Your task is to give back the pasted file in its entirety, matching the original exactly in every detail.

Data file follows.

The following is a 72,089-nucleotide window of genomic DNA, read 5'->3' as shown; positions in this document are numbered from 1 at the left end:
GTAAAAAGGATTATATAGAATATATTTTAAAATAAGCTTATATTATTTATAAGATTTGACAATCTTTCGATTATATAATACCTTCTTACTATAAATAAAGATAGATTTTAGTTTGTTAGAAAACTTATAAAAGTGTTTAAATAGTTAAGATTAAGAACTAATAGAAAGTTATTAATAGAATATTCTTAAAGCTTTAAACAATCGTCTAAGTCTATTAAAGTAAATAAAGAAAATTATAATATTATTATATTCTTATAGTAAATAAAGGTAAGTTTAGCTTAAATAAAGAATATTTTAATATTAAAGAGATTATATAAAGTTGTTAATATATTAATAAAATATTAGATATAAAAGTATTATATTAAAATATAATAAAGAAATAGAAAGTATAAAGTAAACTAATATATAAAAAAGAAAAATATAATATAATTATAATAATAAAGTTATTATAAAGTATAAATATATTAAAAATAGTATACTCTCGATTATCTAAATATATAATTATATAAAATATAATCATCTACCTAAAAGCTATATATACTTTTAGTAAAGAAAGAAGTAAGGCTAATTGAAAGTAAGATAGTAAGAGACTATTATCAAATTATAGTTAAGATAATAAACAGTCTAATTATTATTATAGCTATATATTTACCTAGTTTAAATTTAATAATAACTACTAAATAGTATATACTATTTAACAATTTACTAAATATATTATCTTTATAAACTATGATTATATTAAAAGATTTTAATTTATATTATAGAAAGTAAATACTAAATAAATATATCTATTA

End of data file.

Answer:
The following is a 72,089-nucleotide window of genomic DNA, read 5'->3' as shown; positions in this document are numbered from 1 at the left end:
GTAAAAAGGATTATATAGAATATATTTTAAAATAAGCTTATATTATTTATAAGATTTGACAATCTTTCGATTATATAATACCTTCTTACTATAAATAAAGATAGATTTTAGTTTGTTAGAAAACTTATAAAAGTGTTTAAATAGTTAAGATTAAGAACTAATAGAAAGTTATTAATAGAATATTCTTAAAGCTTTAAACAATCGTCTAAGTCTATTAAAGTAAATAAAGAAAATTATAATATTATTATATTCTTATAGTAAATAAAGGTAAGTTTAGCTTAAATAAAGAATATTTTAATATTAAAGAGATTATATAAAGTTGTTAATATATTAATAAAATATTAGATATAAAAGTATTATATTAAAATATAATAAAGAAATAGAAAGTATAAAGTAAACTAATATATAAAAAAGAAAAATATAATATAATTATAATAATAAAGTTATTATAAAGTATAAATATATTAAAAATAGTATACTCTCGATTATCTAAATATATAATTATATAAAATATAATCATCTACCTAAAAGCTATATATACTTTTAGTAAAGAAAGAAGTAAGGCTAATTGAAAGTAAGATAGTAAGAGACTATTATCAAATTATAGTTAAGATAATAAACAGTCTAATTATTATTATAGCTATATATTTACCTAGTTTAAATTTAATAATAACTACTAAATAGTATATACTATTTAACAATTTACTAAATATATTATCTTTATAAACTATGATTATATTAAAAGATTTTAATTTATATTATAGAAAGTAAATACTAAATAAATATATCTATTA